State unveils plans to use new funds
The Atlanta Journal-Constitution
State Insurance Commissioner John Oxendine unveiled a $126.5 million initiative Tuesday to improve rural health care in Georgia.
The funding paved the way, just hours later, for the completion of the long-delayed $16.4 billion merger between Anthem and WellPoint Health Networks, creating the nation’s biggest health insurance company.
Oxendine approved the acquisition of WellPoint, the California-based parent company of Blue Cross and Blue Shield of Georgia, on Monday night after Anthem agreed to fund improvements in rural health care for the next 20 years.
Georgia and California, which secured a pledge of $265 million, are the only two of 10 states approving the merger that gained financial concessions from Indiana-based Anthem.
Oxendine originally approved the Anthem-WellPoint merger in June. The agreement contained no financial commitments to the state, but Oxendine later re-evaluated the deal when California began gaining concessions.
He said Tuesday that his initiative’s goal is to elevate the quality of health care in rural Georgia to the level of urban areas.
Oxendine said there are two Georgias in terms of wealth, education, “and unfortunately, in the quality of health care. … It is vitally important to our state to ensure that our rural citizens have equal access to the best possible health care.”
Most of the Georgia money — $100 million over 20 years — will provide debt financing for rural hospital expansions, renovations and equipment upgrades. Blue Cross would invest the money, equal to 2 percent of its investment portfolio.
“We would buy hospital bonds if they want to build a new wing or invest in information technology,” said Charlie Harman, a Blue Cross of Georgia vice president. “These are attractive debt instruments because they are at a lower interest rate.”
The investment fund would also give rural hospitals greater access to capital, and at longer-term rates than typical bank loans, Harman added.
He said it’s similar to the $200 million in investments that Anthem has pledged in California to win approval of regulators there.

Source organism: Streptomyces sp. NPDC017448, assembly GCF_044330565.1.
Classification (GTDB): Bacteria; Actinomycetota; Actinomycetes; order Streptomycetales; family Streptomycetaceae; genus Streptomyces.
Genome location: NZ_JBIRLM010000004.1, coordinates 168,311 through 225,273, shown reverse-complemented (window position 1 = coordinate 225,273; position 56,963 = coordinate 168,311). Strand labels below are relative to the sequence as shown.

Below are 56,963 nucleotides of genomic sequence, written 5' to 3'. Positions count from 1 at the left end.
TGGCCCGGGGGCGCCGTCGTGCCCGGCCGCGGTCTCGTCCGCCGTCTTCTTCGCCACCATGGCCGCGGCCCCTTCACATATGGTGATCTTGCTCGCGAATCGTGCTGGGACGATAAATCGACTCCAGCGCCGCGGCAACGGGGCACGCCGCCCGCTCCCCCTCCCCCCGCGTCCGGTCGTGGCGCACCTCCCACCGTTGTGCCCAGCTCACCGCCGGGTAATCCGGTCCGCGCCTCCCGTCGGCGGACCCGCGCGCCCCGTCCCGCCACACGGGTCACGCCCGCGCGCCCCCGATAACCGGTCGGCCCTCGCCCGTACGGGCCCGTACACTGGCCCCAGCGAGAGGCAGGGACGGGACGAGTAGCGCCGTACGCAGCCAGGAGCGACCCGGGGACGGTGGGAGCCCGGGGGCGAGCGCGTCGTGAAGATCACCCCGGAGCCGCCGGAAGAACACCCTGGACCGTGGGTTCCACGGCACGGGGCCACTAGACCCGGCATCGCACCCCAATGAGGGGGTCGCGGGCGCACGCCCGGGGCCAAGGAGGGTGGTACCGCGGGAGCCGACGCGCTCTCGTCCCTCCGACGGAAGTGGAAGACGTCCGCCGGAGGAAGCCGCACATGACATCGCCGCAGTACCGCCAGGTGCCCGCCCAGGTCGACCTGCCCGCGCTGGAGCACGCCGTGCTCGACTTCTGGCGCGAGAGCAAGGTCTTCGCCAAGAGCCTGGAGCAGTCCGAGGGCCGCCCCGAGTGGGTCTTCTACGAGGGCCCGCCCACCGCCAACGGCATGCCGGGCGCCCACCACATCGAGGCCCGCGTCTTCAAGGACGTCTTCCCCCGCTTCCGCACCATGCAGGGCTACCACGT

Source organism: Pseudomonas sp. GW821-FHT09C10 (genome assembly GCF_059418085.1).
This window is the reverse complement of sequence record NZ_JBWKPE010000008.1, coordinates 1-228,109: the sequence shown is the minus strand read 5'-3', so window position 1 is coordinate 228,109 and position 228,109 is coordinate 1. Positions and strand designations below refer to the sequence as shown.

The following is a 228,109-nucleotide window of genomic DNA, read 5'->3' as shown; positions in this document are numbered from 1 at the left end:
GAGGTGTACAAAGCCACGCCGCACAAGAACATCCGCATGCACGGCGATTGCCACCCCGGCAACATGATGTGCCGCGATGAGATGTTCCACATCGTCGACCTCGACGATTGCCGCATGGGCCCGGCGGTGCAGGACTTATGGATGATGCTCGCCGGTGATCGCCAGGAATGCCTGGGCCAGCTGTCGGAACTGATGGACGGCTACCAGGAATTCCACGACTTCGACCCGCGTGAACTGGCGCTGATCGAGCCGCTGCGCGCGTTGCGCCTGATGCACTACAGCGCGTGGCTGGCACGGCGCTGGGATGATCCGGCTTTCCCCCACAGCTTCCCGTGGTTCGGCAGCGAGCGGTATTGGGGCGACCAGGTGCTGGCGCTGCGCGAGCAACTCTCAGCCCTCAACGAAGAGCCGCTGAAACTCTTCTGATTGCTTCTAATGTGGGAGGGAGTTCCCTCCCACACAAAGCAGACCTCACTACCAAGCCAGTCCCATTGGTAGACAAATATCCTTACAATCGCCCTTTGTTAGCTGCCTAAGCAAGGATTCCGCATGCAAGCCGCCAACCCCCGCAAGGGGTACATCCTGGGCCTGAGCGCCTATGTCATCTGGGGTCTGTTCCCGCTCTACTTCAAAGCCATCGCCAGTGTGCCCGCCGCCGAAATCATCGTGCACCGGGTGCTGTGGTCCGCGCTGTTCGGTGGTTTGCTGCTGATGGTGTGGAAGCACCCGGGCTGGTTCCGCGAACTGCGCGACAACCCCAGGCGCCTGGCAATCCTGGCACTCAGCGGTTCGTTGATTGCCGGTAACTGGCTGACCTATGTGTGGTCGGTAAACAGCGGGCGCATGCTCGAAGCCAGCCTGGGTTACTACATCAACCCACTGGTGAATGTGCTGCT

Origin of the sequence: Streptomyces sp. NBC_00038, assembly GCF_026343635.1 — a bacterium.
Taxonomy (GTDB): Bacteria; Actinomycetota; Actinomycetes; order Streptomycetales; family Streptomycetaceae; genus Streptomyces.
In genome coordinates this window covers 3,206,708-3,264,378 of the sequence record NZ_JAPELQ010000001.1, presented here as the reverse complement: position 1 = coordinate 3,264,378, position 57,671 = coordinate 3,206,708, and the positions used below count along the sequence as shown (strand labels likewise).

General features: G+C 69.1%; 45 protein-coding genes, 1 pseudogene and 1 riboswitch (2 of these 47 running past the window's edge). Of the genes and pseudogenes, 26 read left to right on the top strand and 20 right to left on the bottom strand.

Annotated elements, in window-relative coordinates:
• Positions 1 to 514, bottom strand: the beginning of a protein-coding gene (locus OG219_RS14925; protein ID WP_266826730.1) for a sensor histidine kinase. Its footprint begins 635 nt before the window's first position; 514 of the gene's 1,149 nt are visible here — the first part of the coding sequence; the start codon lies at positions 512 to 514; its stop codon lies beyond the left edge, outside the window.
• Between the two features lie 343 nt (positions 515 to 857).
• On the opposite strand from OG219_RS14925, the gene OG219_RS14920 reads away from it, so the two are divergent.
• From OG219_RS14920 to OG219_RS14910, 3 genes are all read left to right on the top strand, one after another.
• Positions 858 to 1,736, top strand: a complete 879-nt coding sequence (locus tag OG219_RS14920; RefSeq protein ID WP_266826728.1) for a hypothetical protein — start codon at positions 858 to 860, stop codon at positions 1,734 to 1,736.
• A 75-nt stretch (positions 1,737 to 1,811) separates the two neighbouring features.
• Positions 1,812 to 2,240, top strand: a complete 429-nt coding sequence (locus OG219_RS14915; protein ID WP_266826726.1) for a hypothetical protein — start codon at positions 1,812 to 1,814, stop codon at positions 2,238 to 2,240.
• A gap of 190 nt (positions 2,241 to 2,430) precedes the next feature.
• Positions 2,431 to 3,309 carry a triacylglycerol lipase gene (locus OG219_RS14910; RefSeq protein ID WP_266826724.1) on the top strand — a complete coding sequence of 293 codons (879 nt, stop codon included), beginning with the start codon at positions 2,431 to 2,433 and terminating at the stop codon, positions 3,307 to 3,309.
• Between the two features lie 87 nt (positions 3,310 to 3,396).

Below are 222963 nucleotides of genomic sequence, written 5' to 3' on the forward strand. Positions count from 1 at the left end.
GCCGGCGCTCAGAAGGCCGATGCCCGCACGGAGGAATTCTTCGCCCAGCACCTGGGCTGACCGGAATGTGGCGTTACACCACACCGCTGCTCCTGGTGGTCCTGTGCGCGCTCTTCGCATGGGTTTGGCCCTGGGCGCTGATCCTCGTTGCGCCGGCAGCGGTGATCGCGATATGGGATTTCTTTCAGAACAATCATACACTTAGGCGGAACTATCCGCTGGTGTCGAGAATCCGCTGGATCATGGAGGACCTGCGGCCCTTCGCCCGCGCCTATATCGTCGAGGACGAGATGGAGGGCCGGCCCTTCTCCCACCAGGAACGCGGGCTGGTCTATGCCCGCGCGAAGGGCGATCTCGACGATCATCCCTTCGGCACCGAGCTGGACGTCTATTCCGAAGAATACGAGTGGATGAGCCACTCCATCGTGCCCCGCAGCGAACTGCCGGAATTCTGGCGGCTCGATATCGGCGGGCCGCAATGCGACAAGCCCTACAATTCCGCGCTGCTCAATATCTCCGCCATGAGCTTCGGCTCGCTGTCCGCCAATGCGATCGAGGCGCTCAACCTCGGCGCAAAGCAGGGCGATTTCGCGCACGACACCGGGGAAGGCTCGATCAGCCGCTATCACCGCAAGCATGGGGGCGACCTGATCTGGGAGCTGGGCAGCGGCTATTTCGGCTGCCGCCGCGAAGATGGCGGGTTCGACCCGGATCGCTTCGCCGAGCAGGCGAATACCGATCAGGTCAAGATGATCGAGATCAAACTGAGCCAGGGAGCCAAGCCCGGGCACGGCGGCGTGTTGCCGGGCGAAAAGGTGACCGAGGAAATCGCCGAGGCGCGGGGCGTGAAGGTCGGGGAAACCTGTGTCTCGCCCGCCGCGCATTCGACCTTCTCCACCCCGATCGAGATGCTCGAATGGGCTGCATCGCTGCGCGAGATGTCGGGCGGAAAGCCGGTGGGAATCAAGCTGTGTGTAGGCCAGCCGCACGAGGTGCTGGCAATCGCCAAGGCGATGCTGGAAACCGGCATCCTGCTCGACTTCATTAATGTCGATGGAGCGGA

Oxendine said the other $26.5 million would fund telemedicine across the state, linking patients in remote locations through telecommunications with specialists.
“This is the largest rollout of a telemedicine network in the U.S.,” said Oxendine, who has announced his bid for lieutenant governor in 2006.
Telemedicine will help a patient be examined remotely by physician specialists, Oxendine said.
“People will be diagnosed in their own town,” he said. “They won’t have to travel. They’ll get better-quality health care, and get it more quickly.”
Blue Cross will spend $11.5 million to buy and maintain telemedicine equipment, and to fund staff at the medical facilities, over a three-year period. The state’s four medical schools will link up with 36 rural hospitals or clinics across the state.
An additional $15 million over three years comes from a Blue Cross pledge to pay for telemedicine services and procedures.
“Starting now, we are one of the first commercial insurers to reimburse for it,” Harman said.
Georgia’s initiative “is a great first step,” said the American Telemedicine Association, an industry trade group.
Telemedicine now is used more frequently, for such services as radiology, dermatology and mental health, said Jonathan Linkous, executive director of the group.
The rural initiative “will have a profound impact” on the health care of Georgians, said Dr. James Gavin, president of the Morehouse School of Medicine.
Pete Mills, CEO of 25-bed Jenkins County Hospital in Millen,, said the bond financing could be attractive. His organization has been considering a small bond offering for upgrading his 30-year-old facility.
While Mills and other rural hospital officials awaited more details of the initiative, critics of the merger were not impressed.
A California-based consumer group, the Foundation for Taxpayer and Consumer Rights, noted the merger would bring up to $600 million in cash and stock options to top executives of the companies.
And Blue Cross of Georgia can still make a profit from the $100 million investment in Georgia, said Jerry Flanagan, health care policy director of the consumer group. “One hundred million sounds like a lot, but it’s actually a much smaller payout.”
“Georgians are getting shortchanged,” he said. “Unfortunately, it’s the patients who will pay the bill. When mergers occur among mega-HMOs, history shows that competition goes away and premiums increase.”
Harman of Blue Cross said that Anthem has guaranteed that no premium increases will result from the merger.